Since Confirmation season is now underway, we thought we would hearken back to the essays given by many of us as 14 year-olds, when we were paraded up to the front of church to each give our testimony or sermon to let the congregation know what Jesus, God, confirmation, or the Lord’s Supper meant to us after our few brief years of poor catechesis. (Any Lutheran congregation where this custom is observed has poor catechesis.)
Then, after doing our first preaching, as a reward, we were allowed to receive Christ’s Body and Blood. Maybe. If Confirmation was on a Communion Sunday that year, which it may not have been, because Confirmation Sunday gets a lot of visitors, and we don’t want to offend visitors. We’ll offend our own members by withholding the Sacrament of the Altar from them. In fact we’ll even defend the practice of only offering the Sacrament once or twice a month to our deaths, but we dare not offend those golden calves, those potential giving units, the visitors.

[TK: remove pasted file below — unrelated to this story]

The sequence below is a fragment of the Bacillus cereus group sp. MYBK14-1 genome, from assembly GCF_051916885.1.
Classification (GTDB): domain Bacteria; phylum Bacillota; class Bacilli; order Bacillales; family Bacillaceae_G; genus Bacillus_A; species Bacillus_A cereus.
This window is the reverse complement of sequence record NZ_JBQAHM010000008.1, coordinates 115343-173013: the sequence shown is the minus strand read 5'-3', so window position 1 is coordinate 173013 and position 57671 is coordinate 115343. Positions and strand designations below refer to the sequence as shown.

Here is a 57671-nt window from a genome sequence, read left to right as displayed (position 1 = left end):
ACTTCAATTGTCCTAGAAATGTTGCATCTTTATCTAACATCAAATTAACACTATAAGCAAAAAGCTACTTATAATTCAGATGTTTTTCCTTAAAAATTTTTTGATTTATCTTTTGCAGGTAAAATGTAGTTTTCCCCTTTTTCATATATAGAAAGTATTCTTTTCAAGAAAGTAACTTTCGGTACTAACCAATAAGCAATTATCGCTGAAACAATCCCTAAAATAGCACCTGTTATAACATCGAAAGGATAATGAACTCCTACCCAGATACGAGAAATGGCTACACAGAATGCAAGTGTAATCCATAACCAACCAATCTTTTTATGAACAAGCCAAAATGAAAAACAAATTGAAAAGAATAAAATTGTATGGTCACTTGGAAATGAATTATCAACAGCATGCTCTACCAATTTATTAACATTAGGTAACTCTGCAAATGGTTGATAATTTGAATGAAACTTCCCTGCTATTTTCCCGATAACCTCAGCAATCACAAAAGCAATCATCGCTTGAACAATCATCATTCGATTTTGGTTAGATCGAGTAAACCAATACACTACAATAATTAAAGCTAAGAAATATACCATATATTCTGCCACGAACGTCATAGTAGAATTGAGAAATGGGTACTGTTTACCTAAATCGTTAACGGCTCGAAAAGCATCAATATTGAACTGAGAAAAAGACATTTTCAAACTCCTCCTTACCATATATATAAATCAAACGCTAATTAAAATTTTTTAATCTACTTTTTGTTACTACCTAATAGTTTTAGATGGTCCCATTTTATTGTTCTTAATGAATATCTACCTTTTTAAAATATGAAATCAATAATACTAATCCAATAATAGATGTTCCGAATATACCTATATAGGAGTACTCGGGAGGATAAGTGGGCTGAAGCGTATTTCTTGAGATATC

(Note: A very informal survey of pastors who are against an every-Sunday offering of the Lord’s Body and Blood for the forgiveness of sins, life, and salvation because they are afraid of offending visitors has not yet found one pastor who can give one example of one visitor who has ever been offended by the offering of the Sacrament. They have received questions about closed communion, which any pastor worth his maniple should be able to answer though not always leading to a cheery resolution. Besides, if you want visitors there every Sunday, which these pastors claim they do, then why would you want to offend them at all? Why have any Communion Sundays?)